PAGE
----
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Songs about Work

August 24, 2009 at 8:54 pm (Uncategorized)

An article appeared in the Financial Times in March by Lucy Kellaway about work songs. Apparently most songs dealing with the subject are negative. You think?

Kellaway concludes:

 The thing that unites these songs is the knee-jerk idea from people who have probably never set foot in an office that work is bad if you have it and bad if you lose it. Workers are put upon and bosses are horrid and it’s all pretty wretched.

Actually, the second part just about sums it up (although, I think I detect sarcasm).

Work is horrible; however, not having work is pretty awful too.

Work is alienating, dreary, and tiring. It takes away the joy of existence. The only thing is, sometimes, it helps to pay for it. Sometimes.

I was amused last week by a article in the Toronto Globe and Mail, explaining how large bonuses are necessary for executive and managers because it ensures they do a good job. The rest of us are expected to work for the love of work, to give 120% until we’re fired.

There are few songs about how good work is because it isn’t good.

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Bob Dylan on technology

August 24, 2009 at 1:06 pm (Uncategorized)

It’s peculiar and unnerving in a way to see so many young people walking around with cellphones and iPods in their ears and so wrapped up in their media and video games. It robs them of their self-identity. It’s a shame to see them so tuned out of real life. Of course they are free to do that, as if that’s got anything to do with freedom. The cost of liberty is high, and young people should understand that before they start spending their life with all those gadgets.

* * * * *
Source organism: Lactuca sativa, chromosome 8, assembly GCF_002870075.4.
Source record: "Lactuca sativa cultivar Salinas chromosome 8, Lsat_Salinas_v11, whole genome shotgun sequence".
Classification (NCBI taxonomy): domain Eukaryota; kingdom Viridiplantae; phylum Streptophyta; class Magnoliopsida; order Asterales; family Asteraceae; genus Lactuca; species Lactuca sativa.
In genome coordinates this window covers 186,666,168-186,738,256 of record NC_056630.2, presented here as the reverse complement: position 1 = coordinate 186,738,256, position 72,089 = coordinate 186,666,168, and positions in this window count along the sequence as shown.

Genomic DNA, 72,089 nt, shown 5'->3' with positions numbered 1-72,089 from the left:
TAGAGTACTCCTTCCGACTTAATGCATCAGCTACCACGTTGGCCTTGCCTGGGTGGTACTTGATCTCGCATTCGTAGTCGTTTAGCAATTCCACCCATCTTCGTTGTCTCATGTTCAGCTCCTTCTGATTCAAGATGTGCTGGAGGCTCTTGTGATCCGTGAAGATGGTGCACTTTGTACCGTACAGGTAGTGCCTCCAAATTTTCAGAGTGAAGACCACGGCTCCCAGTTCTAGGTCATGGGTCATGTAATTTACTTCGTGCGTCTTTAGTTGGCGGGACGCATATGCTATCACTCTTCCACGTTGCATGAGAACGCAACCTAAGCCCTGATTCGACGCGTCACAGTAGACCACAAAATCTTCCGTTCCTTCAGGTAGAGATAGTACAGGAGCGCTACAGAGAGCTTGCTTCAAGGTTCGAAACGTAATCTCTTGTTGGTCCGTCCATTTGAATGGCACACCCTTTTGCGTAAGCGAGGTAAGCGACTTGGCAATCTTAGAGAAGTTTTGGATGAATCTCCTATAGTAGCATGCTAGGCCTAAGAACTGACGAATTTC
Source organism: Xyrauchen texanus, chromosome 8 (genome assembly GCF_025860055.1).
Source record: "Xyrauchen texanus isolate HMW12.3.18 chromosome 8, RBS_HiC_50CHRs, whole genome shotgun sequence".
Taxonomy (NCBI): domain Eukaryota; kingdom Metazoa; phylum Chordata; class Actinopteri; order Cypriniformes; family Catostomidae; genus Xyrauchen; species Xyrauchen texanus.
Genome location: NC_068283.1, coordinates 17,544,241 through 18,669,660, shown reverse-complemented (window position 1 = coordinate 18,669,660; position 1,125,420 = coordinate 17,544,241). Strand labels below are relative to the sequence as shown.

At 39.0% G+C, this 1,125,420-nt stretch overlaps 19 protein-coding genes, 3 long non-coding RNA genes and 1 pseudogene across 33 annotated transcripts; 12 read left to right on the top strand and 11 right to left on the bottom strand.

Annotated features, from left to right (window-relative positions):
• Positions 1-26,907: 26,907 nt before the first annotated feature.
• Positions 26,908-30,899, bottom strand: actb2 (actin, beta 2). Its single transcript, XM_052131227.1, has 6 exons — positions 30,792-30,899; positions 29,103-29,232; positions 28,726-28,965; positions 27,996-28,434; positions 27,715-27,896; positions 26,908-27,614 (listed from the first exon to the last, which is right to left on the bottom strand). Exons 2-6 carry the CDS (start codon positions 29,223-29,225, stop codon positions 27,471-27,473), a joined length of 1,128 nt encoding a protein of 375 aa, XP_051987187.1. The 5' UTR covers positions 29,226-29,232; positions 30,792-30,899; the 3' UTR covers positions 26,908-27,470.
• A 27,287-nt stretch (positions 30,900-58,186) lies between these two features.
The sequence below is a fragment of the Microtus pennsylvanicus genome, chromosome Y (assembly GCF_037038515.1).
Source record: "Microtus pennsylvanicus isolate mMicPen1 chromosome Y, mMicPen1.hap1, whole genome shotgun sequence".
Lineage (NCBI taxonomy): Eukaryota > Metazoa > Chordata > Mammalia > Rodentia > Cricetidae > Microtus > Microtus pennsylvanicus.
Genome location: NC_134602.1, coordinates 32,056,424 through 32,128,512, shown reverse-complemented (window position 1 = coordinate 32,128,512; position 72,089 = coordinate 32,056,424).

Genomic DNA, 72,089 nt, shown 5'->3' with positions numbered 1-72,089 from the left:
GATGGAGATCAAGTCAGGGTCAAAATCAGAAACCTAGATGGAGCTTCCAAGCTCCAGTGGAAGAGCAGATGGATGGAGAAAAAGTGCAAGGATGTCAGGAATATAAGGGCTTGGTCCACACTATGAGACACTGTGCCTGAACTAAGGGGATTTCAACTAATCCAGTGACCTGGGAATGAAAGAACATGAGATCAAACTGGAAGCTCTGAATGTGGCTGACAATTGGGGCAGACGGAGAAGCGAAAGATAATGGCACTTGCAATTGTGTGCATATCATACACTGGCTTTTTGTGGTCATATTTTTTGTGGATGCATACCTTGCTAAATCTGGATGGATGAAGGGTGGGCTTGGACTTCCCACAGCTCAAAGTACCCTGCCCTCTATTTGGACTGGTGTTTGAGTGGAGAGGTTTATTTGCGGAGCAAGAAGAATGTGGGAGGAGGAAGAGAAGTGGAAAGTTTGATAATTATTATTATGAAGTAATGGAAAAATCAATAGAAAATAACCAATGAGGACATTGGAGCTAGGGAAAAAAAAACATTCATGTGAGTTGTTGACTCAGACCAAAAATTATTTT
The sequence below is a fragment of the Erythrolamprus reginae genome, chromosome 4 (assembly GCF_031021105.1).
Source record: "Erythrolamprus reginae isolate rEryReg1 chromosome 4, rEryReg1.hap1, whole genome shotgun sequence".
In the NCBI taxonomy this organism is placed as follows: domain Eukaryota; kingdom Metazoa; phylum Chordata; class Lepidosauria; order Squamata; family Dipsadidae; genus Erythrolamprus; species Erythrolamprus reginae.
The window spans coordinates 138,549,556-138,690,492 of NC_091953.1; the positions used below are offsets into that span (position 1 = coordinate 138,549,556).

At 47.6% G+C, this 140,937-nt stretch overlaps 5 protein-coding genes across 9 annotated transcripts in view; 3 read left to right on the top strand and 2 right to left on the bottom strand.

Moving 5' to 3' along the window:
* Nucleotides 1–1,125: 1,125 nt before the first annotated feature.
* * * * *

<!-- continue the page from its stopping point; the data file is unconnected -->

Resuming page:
Rolling Stone May 14, 2009

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Ssangyong Workers Defeated

August 19, 2009 at 1:13 pm (Uncategorized)

I’ve posted several of Loren Goldner’s reports on the Ssangyong workers struggle in Korea. Here is Goldner’s final article with an overview of the strike.

http://home.earthlink.net/~lrgoldner/ssangyong.html

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The Horror: Penguin classics, and Guillermo Del Toro

August 18, 2009 at 7:52 pm (Uncategorized)

On a recent trip to Ottawa (scary enough), I had to time to read William Hope Hodgeson’s The House on the Borderland. It’s a crazy horror story much loved by people by H.P. Lovecraft and Hellboy creator Mike Mignola. Very spooky and well worth checking out.

Penguin have thoughtfully re-issued the book with a very cool cover along with nine other titles. (You can see the covers here) I’m slowly working my way through the set.

THE DUNWICH HORROR – H. P. Lovecraft 

 THE BEETLE – Richard Marsh 

THE HAUNTED DOLLS’ HOUSE – M. R. James 

 THE SPOOK HOUSE – Ambrose Bierce 

 THE HOUSE ON THE BORDERLAND – William Hope Hodgson 

THE LAIR OF THE WHITE WORM – Bram Stoker 

LOIS THE WITCH – Elizabeth Gaskell 

THE VIRGIN OF THE SEVEN DAGGERS – Vernon Lee 

 THE MASQUE OF THE RED DEATH – Edgar Allan Poe 

THE HAUNTED HOTEL – Wilkie Collins

And if you like horror, you might want to check out the recent collaboration between Guillermo Del Toro (Cronos, Blade 2, Hellboy, the Devil’s Backbone) and Chuck Hogan (Prince of Thieves).   The Strain is a three volume vampire story to be published in 2009, 2010 and 2011. The vampirism in the trilogy is rooted in a parasitic virus, and for the most part, the vampires are like the feral monsters of 30 Days of Night than the typical vampire fare. Twilight? Oh please.

Here’s the offical web site and here’s a video clip (yeah, it was developed as a TV series)

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The Tragedy of Advertising

August 7, 2009 at 9:11 pm (Uncategorized)

There’s a new commercial for McDonalds in heavy rotation right now. It’s absolutely brilliant. The tune is the Christmas standard Deck the Halls. But instead of the usual syrupy sounds, we get a snotty punk version with an affected English accent sneering: summer’s here, and I’m on Holiday.

Now, admittedly I didn’t rush out to McDonalds to get a $1 soft drink, but I thought using a Christmas song in July was inspired.  And then I felt sad.

What has happened here is that the mind that thought up that idea works for an advertising agency. And the purpose of an advertising agency is to inform the customer and sell the product. Filmmakers, artists, poets, writers, creative people, instead of creating art, create reasons to buy.